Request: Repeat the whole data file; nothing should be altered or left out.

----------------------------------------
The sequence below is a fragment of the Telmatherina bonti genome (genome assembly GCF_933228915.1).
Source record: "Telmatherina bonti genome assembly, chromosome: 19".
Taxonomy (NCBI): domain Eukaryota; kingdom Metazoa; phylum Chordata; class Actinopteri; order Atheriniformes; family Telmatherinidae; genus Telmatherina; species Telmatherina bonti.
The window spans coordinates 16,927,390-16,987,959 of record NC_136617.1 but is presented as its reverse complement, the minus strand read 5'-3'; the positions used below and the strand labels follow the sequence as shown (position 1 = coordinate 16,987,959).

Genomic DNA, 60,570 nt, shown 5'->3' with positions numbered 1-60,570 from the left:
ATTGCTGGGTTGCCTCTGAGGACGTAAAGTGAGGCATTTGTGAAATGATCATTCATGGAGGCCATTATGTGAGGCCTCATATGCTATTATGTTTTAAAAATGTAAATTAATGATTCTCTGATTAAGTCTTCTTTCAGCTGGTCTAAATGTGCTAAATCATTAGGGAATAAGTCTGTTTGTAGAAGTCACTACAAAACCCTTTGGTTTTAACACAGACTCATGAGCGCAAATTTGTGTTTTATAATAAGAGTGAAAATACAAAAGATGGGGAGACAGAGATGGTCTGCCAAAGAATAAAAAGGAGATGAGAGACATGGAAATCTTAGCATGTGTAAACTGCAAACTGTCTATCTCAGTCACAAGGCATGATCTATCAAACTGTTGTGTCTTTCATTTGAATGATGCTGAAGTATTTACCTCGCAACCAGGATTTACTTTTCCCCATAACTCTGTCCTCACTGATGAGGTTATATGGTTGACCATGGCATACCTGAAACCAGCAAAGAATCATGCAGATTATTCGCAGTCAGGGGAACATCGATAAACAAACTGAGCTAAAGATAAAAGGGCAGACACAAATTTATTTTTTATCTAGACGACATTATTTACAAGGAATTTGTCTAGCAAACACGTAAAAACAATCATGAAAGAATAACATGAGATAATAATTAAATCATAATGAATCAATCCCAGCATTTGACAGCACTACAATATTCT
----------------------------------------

The sequence below is a fragment of the Telmatherina bonti genome (genome assembly GCF_933228915.1).
Source record: "Telmatherina bonti genome assembly, chromosome: 19".
Taxonomy (NCBI): domain Eukaryota; kingdom Metazoa; phylum Chordata; class Actinopteri; order Atheriniformes; family Telmatherinidae; genus Telmatherina; species Telmatherina bonti.
The window spans coordinates 16,927,390-16,987,959 of record NC_136617.1 but is presented as its reverse complement, the minus strand read 5'-3'; the positions used below and the strand labels follow the sequence as shown (position 1 = coordinate 16,987,959).

Genomic DNA, 60,570 nt, shown 5'->3' with positions numbered 1-60,570 from the left:
ATTGCTGGGTTGCCTCTGAGGACGTAAAGTGAGGCATTTGTGAAATGATCATTCATGGAGGCCATTATGTGAGGCCTCATATGCTATTATGTTTTAAAAATGTAAATTAATGATTCTCTGATTAAGTCTTCTTTCAGCTGGTCTAAATGTGCTAAATCATTAGGGAATAAGTCTGTTTGTAGAAGTCACTACAAAACCCTTTGGTTTTAACACAGACTCATGAGCGCAAATTTGTGTTTTATAATAAGAGTGAAAATACAAAAGATGGGGAGACAGAGATGGTCTGCCAAAGAATAAAAAGGAGATGAGAGACATGGAAATCTTAGCATGTGTAAACTGCAAACTGTCTATCTCAGTCACAAGGCATGATCTATCAAACTGTTGTGTCTTTCATTTGAATGATGCTGAAGTATTTACCTCGCAACCAGGATTTACTTTTCCCCATAACTCTGTCCTCACTGATGAGGTTATATGGTTGACCATGGCATACCTGAAACCAGCAAAGAATCATGCAGATTATTCGCAGTCAGGGGAACATCGATAAACAAACTGAGCTAAAGATAAAAGGGCAGACACAAATTTATTTTTTATCTAGACGACATTATTTACAAGGAATTTGTCTAGCAAACACGTAAAAACAATCATGAAAGAATAACATGAGATAATAATTAAATCATAATGAATCAATCCCAGCATTTGACAGCACTACAATATTCT